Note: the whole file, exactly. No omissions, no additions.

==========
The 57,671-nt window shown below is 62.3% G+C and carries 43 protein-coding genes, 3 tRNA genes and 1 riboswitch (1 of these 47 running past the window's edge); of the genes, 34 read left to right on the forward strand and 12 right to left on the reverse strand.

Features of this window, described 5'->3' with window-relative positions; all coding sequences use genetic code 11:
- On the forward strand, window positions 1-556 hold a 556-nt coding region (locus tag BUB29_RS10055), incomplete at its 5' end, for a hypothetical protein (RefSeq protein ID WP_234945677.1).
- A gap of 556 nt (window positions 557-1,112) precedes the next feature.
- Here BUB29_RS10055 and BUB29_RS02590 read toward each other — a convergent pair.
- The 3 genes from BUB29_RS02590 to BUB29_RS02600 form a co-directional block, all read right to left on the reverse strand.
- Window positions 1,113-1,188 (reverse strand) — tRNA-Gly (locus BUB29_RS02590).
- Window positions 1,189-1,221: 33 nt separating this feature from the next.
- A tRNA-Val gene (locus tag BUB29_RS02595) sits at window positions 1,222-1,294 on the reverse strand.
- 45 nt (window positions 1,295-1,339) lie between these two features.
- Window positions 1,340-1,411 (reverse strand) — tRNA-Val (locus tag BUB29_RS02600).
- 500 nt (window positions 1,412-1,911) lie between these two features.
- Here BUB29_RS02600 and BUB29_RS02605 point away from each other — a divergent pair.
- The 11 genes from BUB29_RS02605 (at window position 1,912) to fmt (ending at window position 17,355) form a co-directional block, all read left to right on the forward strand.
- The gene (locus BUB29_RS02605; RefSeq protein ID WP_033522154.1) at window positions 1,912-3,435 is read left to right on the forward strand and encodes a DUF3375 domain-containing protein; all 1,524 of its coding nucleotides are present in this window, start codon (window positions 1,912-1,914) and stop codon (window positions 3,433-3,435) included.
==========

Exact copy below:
The 57,671-nt window shown below is 62.3% G+C and carries 43 protein-coding genes, 3 tRNA genes and 1 riboswitch (1 of these 47 running past the window's edge); of the genes, 34 read left to right on the forward strand and 12 right to left on the reverse strand.

Features of this window, described 5'->3' with window-relative positions; all coding sequences use genetic code 11:
- On the forward strand, window positions 1-556 hold a 556-nt coding region (locus tag BUB29_RS10055), incomplete at its 5' end, for a hypothetical protein (RefSeq protein ID WP_234945677.1).
- A gap of 556 nt (window positions 557-1,112) precedes the next feature.
- Here BUB29_RS10055 and BUB29_RS02590 read toward each other — a convergent pair.
- The 3 genes from BUB29_RS02590 to BUB29_RS02600 form a co-directional block, all read right to left on the reverse strand.
- Window positions 1,113-1,188 (reverse strand) — tRNA-Gly (locus BUB29_RS02590).
- Window positions 1,189-1,221: 33 nt separating this feature from the next.
- A tRNA-Val gene (locus tag BUB29_RS02595) sits at window positions 1,222-1,294 on the reverse strand.
- 45 nt (window positions 1,295-1,339) lie between these two features.
- Window positions 1,340-1,411 (reverse strand) — tRNA-Val (locus tag BUB29_RS02600).
- 500 nt (window positions 1,412-1,911) lie between these two features.
- Here BUB29_RS02600 and BUB29_RS02605 point away from each other — a divergent pair.
- The 11 genes from BUB29_RS02605 (at window position 1,912) to fmt (ending at window position 17,355) form a co-directional block, all read left to right on the forward strand.
- The gene (locus BUB29_RS02605; RefSeq protein ID WP_033522154.1) at window positions 1,912-3,435 is read left to right on the forward strand and encodes a DUF3375 domain-containing protein; all 1,524 of its coding nucleotides are present in this window, start codon (window positions 1,912-1,914) and stop codon (window positions 3,433-3,435) included.